Nearly twice as many Americans believe that smoking cigarettes is more hazardous to your health than smoking marijuana. They’re right.
Numerous studies assessing the long-term health impacts of cannabis smoke exposure belie the myth that marijuana is associated with the same sort of well established, adverse respiratory hazards as tobacco.
For example, federally funded research at the University of California, Los Angeles compared the lifetime risk of lung cancer among more than 2,000 long-term marijuana smokers, tobacco smokers, and non-smokers.
Investigators determined that those who regularly smoked cigarettes possessed a 20-fold higher lung cancer risk than non-smokers. Those who only smoked marijuana had no elevated risk.
“We hypothesized that there would be a positive association between marijuana use and lung cancer,” the study’s lead author explained. “What we found instead was no association at all, and even a suggestion of some protective effect.”
More recently, a team of health experts writing in the journal Chronic Obstructive Pulmonary Diseases reported that neither former nor current cannabis smoking “of any cumulative lifetime amount” was associated with COPD progression or development.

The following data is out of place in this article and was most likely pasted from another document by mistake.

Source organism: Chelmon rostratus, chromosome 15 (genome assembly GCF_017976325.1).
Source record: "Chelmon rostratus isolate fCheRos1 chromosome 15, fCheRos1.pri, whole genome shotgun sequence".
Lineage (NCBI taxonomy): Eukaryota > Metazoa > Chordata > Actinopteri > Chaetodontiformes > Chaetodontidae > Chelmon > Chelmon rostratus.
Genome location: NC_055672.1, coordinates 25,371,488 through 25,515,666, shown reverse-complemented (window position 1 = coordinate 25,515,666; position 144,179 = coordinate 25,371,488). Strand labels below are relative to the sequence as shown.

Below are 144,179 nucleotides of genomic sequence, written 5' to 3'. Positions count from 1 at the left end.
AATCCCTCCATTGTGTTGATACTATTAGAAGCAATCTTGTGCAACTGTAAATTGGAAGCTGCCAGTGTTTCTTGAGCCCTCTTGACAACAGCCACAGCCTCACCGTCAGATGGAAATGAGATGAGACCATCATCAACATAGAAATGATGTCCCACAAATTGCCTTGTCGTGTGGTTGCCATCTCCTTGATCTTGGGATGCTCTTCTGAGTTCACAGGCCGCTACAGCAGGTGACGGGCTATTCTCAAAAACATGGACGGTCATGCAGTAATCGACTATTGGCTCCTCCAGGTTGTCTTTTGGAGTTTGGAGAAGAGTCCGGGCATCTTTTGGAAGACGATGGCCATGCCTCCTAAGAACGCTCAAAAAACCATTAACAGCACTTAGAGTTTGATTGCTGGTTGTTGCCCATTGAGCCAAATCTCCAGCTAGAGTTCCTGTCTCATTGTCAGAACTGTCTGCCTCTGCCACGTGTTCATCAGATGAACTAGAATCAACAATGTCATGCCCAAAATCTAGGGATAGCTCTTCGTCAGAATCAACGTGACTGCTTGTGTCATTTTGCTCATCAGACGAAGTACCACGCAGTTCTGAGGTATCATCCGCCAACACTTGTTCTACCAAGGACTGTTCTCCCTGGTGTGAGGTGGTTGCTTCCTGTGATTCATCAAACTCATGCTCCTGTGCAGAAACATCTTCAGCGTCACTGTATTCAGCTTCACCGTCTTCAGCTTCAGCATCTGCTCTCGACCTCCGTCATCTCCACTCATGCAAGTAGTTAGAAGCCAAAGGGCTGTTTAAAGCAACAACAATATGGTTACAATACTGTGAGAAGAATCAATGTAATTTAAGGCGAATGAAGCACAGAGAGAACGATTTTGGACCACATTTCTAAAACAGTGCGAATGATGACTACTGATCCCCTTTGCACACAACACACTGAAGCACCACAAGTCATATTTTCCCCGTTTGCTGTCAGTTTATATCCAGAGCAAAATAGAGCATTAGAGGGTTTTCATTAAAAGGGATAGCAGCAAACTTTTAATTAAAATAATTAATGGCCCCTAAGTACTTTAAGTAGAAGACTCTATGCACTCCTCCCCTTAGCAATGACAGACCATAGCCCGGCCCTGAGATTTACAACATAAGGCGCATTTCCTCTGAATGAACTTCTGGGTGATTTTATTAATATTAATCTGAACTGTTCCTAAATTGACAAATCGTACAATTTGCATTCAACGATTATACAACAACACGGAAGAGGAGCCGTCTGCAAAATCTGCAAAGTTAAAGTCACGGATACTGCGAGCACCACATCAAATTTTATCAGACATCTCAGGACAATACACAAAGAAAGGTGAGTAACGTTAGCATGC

Other studies indicate that cannabis smoke and tobacco smoke aren’t equally carcinogenic and that subjects who exclusively smoke cannabis have less exposure to harmful toxicants and carcinogens than tobacco smokers. Some researchers have also theorized that cannabinoids’ anti-cancer activities may offset some of the harms otherwise associated with inhaling smoke.
According to the findings of recent paper published in the American Journal of Respiratory and Critical Care Medicine, “It is increasingly clear that cannabis has different effects on lung function [compared] to tobacco and the effects of widespread cannabis use will not necessarily mirror the harms caused by tobacco smoking.”
A separate review paper, published recently by researchers affiliated with the University of Arkansas, is even more blunt. “The data on marijuana contrast starkly with the consistent demonstration of injury from tobacco, the greatest legalized killer in the world today,” they concluded. “Any possible toxicity of marijuana pales in comparison.”
This is not to say that cannabis smoke exposure is altogether innocuous. Cannabis smoke does share some of the same toxins and particulates that are found in tobacco smoke. And some studies have linked marijuana smoking to temporary increases in sputum production and wheezing, as well as an increased risk of bronchitis.
That said, exposure to combustive toxins can be significantly reduced by using a vaporizer. In laboratory studies, herbal cannabis vaporizers have been determined to be an “effective and apparently safe vehicle for THC delivery … [that] do not result in exposure to combustion gasses.”
Cannabis compounds can also be infused in a multitude of products that don’t require smoking, including food products and drinks.
The findings of these studies are clear and consistent: The risks associated with cannabis smoke and tobacco smoke are far from equal.